“Les Mis” From a Theater Perspective: Screen adaptation lacks musical’s spark

Avi Small , Columnist

Unless you’ve been living under a rock since Christmas, you’ve probably heard there’s a film version of “Les Miserables,” the epic musical theater production. In fact, you’ve probably heard a few bars of “Do You Hear the People Sing?” even if you have been living under a rock, given the scale, magnitude and decibel level of director Tom Hooper’s film.

Let’s be blunt for a second: This is not a very good movie. It plods along for more than two hours, introducing and then killing off character after character. In fact, even after almost every single principal character (spoiler alert!) dies, the film still has more than 30 minutes to go. As Hooper transitions the epic from the stage to the cinema, he opts for maximum, overwhelmingly grimy realism. And, for a story that is not particularly grounded in reality, the whole film ends up as one big mess.

Of course, at heart, “Les Miserables” the musical is also a mess. Characters, plotlines, waving flags and dead bodies pile up over hours of in-your-face emoting. The difference is the musical takes Victor Hugo’s sprawling epic novel and transforms it into a messy thicket of emotional catharsis that is appealing in productions around the world. Even if the story seems ridiculous or the music seems saccharine (I think both are), there is something unique and heart-wrenching about a live performance of “Les Miserables.” It is a musical that transcends good taste.

The film adaptation lacks that immediacy, the visceral emotional power that can make “Les Miserables” so exciting in the theater. Hooper’s much-ballyhooed decision to make his actors sing live leaves much to be desired. By creating a cast filled with actors who can sing rather than singers who can act, Hooper dilutes the score’s poignancy, handing over songs that require more musical prowess than his actors can muster. The underwhelming cast is led by a vibrato-heavy Hugh Jackman as the righteous convict Jean Valjean, with appealing performances by musical-theater veterans Samantha Barks and Aaron Tveit as the tragically smitten Eponine and the feisty revolutionary Enjolras, respectively. Special credit goes to the post-production team for their Herculean effort in auto-tuning the lackluster Russell Crowe.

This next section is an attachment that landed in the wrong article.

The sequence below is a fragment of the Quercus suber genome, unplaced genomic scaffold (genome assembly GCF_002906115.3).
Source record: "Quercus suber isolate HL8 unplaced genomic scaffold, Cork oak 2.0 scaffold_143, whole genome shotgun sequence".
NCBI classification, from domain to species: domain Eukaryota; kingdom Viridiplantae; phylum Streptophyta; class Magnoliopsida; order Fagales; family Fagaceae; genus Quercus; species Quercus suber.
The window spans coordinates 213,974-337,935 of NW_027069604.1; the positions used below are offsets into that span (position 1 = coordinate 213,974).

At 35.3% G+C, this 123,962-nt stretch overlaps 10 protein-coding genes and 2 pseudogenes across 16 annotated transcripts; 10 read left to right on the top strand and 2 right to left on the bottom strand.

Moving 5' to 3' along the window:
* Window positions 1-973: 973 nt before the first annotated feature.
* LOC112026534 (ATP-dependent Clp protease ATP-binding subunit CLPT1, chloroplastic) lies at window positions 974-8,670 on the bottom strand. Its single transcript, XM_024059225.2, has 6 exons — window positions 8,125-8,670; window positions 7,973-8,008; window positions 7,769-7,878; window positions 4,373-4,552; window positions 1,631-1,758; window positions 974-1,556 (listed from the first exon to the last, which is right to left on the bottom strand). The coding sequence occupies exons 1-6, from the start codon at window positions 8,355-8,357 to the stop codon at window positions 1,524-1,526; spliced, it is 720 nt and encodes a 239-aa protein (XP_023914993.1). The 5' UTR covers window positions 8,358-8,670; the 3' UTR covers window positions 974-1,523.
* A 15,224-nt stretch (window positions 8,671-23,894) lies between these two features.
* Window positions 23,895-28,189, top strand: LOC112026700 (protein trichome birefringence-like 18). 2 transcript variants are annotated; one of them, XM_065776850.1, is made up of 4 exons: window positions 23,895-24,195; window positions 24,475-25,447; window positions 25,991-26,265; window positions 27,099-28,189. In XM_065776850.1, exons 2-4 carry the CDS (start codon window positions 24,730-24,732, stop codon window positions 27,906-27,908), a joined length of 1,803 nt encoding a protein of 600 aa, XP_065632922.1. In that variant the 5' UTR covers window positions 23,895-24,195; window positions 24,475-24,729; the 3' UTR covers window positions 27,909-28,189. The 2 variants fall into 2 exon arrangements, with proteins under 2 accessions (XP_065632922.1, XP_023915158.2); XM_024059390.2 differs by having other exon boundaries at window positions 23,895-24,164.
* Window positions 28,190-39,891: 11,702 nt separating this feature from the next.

The audience is ultimately left with a film that keeps the ridiculous aspects of the musical and discards anything that could make “Les Miserables” emotionally powerful. If we think of Hooper’s film as a sing-along, a sort of big-budget “Rocky Horror Picture Show” where the audience knows all the songs and all the words, this film adaptation is adequate; it’s enough to make you look back fondly on the first time you saw the show with your cool aunt, or maybe on your high school’s production where you totally had a crush on that kid who played Marius. But as a stand-alone film, “Les Miserables” is sorely lacking, a monotonous slog that retains none of the magic of the original theatrical production.